How to Make Sure You Leave no Trace

When hiking or camping out in the countryside, help to keep natural surroundings unspoilt for future visitors. The following tips should help you to enjoy your experiences while leaving no trace of your visit behind.

  • Plan ahead and prepare carefully for your trip.
  • Observe all regulations, and the responsibilities that come with everyman's right (
  • Make sure you leave no trace behind when you hike or camp out.
  • Pack it in, pack it out! - Look after all wastes carefully.
  • Wash yourself or your dishes only on dry land.
  • Take great care to prevent uncontrolled fires.

Plan ahead

Careful planning can help to reduce the environmental impacts of your trip.

  • Pack your food, drink and other supplies in washable and reusable containers to prevent waste.
  • Avoid unnecessary travel, and use public transport or share car journeys whenever possible.
  • Bring only the equipment and supplies you really need for your safety and comfort.
  • Borrow, rent or share equipment if possible.

Leave no trace

Leave the natural environment as you find it. Respect other people's property, and do not disturb the ground or any other natural features.

  • Stay on marked trails to prevent erosion and other unnecessary disturbance.
  • Camp only at marked campsites or in other sites that have been used before.
  • Avoid sensitive areas such as rocky ground with fragile lichen and moss cover.
  • Avoid unnecessary noise and disturbance to help preserve the peace of the countryside and protect sensitive wildlife - especially during the breeding season.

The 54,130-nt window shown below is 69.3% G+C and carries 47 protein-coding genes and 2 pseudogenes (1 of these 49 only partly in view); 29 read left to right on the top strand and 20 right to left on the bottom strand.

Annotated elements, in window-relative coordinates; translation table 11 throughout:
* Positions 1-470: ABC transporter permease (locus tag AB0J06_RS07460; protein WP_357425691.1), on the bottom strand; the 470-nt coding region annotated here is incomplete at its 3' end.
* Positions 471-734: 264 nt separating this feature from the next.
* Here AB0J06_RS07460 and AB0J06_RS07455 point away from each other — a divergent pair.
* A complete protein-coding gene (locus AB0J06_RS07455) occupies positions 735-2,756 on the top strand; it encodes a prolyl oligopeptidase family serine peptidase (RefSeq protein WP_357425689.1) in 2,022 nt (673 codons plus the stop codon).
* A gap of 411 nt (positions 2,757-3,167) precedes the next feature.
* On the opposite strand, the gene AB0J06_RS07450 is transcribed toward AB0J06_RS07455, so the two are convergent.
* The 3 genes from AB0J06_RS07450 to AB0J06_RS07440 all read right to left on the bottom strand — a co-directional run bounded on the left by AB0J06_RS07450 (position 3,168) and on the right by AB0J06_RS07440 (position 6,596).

"Pack it in, pack it out!"

  • Take away all your litter when you leave, to help reduce the need for disruptive waste collection.
  • Separate organic wastes such as food scraps, teabags and coffee filters, and leave them in special containers for compost where provided - or pack them out when you leave.
  • Make sure that any waste burnt on campfires is safely combustible. Do not burn anything containing plastics or metals.
  • Where no toilet facilities are available, dig a shallow hole well away from any water sources, trails or campsites. Carefully cover the hole with loose soil and vegetation when you have finished using it. Use toilet paper sparingly, or use natural alternatives such as leaves, moss, or snow.

Bring wastes to the recycling points. Photo: Martti Sirola


Wash yourself or your dishes only on dry land.

  • Put some water into a suitable container where you can wash your dishes.
  • Pour used dishwater into the ground, to avoid contaminating streams or lakes.
  • Follow the same rules when washing yourself.
  • Use only biodegradable soaps, and use them sparingly.


Take the utmost care to prevent forest fires.

  • Use a camping stove for cooking. Remember to take away empty fuel bottles when you leave.
  • The public campfire sites provided in many national parks and hiking areas etc. may be used freely with due care, except during forest fire warnings.
  • Hikers may only light campfires away from such sites with the landowner's permission. In such cases take great care to choose a suitable site, look after your fire well, and put it out properly afterwards.
  • Open fires may not be lit anywhere during forest fire warnings.

See the separate Lighting campfires web pages for more detailed tips on where and how to light campfires safely, and leave no trace.